“Where do you want to be in five years time?”
Um.. In Italy grape stomping while learning traditional wine making methods from a Nona… Sailing the seas of Croatia… twisting and curving through a white powdered forest in Japan on a snowboard… sampling truffles in Belgium…
The click of the door opening as another hurried colleague storms into the office, phone to ear as they quoted data from a spreadsheet in their other hand brings me back to reality.
My gaze lingers on my boss’s boss’s face as they peered at me, expectantly awaiting my response.
I knew the answer they wanted. I did well on meeting my KPIs, MORs, SHAREs and whatever other evaluation system they had used to painstakingly quantify my performance in order to better compare me to others.
Straight out of university I did the expected thing any respectable young woman of my age who wants a future would do. I got a good paying, full time job with the opportunity to climb the corporate ladder.
Six months in and I already hated it. The responses I got from friends and family who I felt safe discussing this with all looked at me with shocked, incredulous expressions.
“You’re so lucky!”, “Do you know how many people would kill for a job like yours?”, “You earn so much money, why would you quit?”, “Stick it out and in 5 years time….”
“The trouble is, you think you have time…” – The Buddha
This was all true. Not many people graduate university and get six figures their first year. Not many people get the benefits, the security, the workplace conditions, blah de blah… You get it. It was a great gig.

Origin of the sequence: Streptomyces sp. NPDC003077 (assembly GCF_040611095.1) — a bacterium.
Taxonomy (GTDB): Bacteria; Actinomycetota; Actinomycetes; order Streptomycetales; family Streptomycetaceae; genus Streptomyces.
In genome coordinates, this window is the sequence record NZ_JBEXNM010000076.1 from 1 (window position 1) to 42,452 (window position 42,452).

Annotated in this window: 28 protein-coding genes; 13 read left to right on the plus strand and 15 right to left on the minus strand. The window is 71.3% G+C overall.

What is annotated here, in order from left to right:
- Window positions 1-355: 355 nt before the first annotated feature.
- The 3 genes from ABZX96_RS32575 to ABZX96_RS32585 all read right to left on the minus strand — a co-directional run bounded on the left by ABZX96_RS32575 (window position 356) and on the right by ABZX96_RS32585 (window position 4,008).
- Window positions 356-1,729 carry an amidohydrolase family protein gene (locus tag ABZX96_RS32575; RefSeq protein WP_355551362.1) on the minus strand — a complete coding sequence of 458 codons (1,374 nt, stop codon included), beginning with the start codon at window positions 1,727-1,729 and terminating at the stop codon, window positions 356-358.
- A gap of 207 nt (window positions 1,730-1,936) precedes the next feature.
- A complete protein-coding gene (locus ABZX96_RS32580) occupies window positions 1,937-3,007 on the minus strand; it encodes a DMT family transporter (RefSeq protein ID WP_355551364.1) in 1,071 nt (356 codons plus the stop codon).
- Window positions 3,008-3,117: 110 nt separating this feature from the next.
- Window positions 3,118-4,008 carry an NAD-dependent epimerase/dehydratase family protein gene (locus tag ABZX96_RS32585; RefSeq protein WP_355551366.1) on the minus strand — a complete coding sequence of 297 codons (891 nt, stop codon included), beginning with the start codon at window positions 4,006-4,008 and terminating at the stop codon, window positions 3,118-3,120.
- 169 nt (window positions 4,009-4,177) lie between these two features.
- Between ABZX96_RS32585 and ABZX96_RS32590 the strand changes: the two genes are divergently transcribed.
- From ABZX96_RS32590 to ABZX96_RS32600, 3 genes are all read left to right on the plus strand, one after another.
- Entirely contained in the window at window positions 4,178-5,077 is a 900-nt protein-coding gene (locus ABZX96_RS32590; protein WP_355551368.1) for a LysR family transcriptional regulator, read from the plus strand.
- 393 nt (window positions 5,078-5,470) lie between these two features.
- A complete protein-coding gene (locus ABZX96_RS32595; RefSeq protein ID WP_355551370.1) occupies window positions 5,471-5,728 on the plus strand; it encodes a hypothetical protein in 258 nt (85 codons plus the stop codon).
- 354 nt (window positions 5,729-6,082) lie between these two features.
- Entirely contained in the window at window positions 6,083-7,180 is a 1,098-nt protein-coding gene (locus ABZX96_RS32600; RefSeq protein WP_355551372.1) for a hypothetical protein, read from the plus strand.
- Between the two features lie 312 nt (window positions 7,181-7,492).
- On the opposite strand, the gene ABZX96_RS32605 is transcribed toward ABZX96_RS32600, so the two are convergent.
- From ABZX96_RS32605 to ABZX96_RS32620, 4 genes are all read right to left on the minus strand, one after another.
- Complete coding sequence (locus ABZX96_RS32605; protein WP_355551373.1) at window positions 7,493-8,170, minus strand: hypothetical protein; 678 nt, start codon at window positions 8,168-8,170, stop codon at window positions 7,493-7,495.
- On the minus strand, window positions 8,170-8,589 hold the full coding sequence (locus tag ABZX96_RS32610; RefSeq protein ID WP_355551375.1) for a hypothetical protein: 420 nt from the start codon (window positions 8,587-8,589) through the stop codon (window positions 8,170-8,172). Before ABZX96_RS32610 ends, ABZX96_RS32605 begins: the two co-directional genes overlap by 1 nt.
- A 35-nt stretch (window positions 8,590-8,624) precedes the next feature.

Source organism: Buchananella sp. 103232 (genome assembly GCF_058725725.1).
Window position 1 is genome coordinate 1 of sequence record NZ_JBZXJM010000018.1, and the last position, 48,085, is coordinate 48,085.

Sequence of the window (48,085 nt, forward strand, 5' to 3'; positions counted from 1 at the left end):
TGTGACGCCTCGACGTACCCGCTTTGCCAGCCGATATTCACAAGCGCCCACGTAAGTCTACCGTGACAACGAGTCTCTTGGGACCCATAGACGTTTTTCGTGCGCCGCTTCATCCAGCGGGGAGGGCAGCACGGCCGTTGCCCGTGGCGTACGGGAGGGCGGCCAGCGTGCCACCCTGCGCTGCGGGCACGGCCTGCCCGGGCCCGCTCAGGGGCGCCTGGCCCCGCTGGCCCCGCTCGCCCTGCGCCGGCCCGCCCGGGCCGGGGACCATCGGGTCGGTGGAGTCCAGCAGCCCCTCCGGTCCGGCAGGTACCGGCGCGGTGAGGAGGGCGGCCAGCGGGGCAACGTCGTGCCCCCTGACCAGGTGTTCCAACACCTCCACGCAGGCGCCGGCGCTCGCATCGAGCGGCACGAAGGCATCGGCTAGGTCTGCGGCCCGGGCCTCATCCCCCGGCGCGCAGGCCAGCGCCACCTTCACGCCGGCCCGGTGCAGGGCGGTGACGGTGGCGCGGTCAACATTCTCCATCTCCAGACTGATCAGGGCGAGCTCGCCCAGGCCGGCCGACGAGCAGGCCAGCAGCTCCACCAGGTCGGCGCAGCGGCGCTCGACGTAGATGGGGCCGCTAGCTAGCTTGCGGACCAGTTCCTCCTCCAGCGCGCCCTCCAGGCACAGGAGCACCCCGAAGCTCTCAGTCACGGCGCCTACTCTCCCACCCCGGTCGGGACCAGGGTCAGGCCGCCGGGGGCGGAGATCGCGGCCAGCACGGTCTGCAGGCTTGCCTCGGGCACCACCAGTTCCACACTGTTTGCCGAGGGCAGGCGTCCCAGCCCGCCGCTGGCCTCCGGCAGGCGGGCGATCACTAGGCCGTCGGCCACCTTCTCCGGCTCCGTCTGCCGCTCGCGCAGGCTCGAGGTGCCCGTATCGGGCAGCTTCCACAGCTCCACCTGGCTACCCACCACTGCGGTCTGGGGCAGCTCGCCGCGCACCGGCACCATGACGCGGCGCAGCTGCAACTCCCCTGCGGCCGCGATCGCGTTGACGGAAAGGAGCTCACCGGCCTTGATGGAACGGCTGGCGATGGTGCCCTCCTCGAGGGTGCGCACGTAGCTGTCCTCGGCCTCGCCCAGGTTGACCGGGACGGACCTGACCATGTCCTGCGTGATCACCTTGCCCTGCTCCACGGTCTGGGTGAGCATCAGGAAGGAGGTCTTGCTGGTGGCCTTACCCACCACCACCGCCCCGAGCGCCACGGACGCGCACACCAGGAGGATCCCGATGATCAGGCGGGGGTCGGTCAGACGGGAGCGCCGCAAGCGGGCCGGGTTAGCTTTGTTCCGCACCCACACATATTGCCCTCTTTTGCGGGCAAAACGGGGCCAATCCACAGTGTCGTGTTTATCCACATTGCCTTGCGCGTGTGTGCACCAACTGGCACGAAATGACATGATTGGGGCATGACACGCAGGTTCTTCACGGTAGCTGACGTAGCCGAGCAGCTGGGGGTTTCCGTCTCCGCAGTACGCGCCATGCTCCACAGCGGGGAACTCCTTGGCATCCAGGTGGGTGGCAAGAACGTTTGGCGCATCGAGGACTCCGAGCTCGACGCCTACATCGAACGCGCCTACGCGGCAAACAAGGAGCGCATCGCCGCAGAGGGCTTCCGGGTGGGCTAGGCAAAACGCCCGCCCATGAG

But I wasn’t happy. I wasn’t fulfilled. I wasn’t living the life I had envisioned for myself. Yes I had all those things, but what was I sacrificing for all that?
I was working 80+ hours a week, on the weekends, living on site away from home. I saw my loved ones once a week if I was lucky and even then I was too tired to care.
“Normal is getting dressed in clothes that you buy for work, driving through traffic in a car that you are still paying for, in order to get to a job that you need so you can pay for the clothes, car and the house that you leave empty all day in order to afford to live in it.” – Ellen Goodman
The thing is, I didn’t want any of that. I wanted time and freedom. Not money. So a radical plan was hatched. One where I was going to do the unthinkable.
It was time to quit my day job. And I did.
But that’s enough about me. More importantly, what does all this mean for you guys?
Well, one of the many things that make me happy is my love of food! My love for animals! My love for veganism! But most importantly, my love for sharing my knowledge with you guys.
Not having a day job gives me more time and freedom to…
- Write weekly blog posts.
- Create delicious vegan meals for everyone.
- Answer any and all questions regarding a vegan lifestyle.
- Become more involved with a community that helps each other.
- Provide personalised information to empower people to achieve their goals.
So stick around for the adventure because things are seriously about to ramp up!
I also want to leave on this quote which was another one that repeatedly ran through my head during this volatile time in my life.
“We buy things we don’t need with money we don’t have to impress people we don’t like” – Dave Ramsay
Until next time my fellow vegans!
P.S. A podcast that I found really helpful and inspiring to make these big changes in my life were The Minimalists. Check them out here http://www.theminimalists.com/
Are you an inspiring minimalist or vegan? Let me know!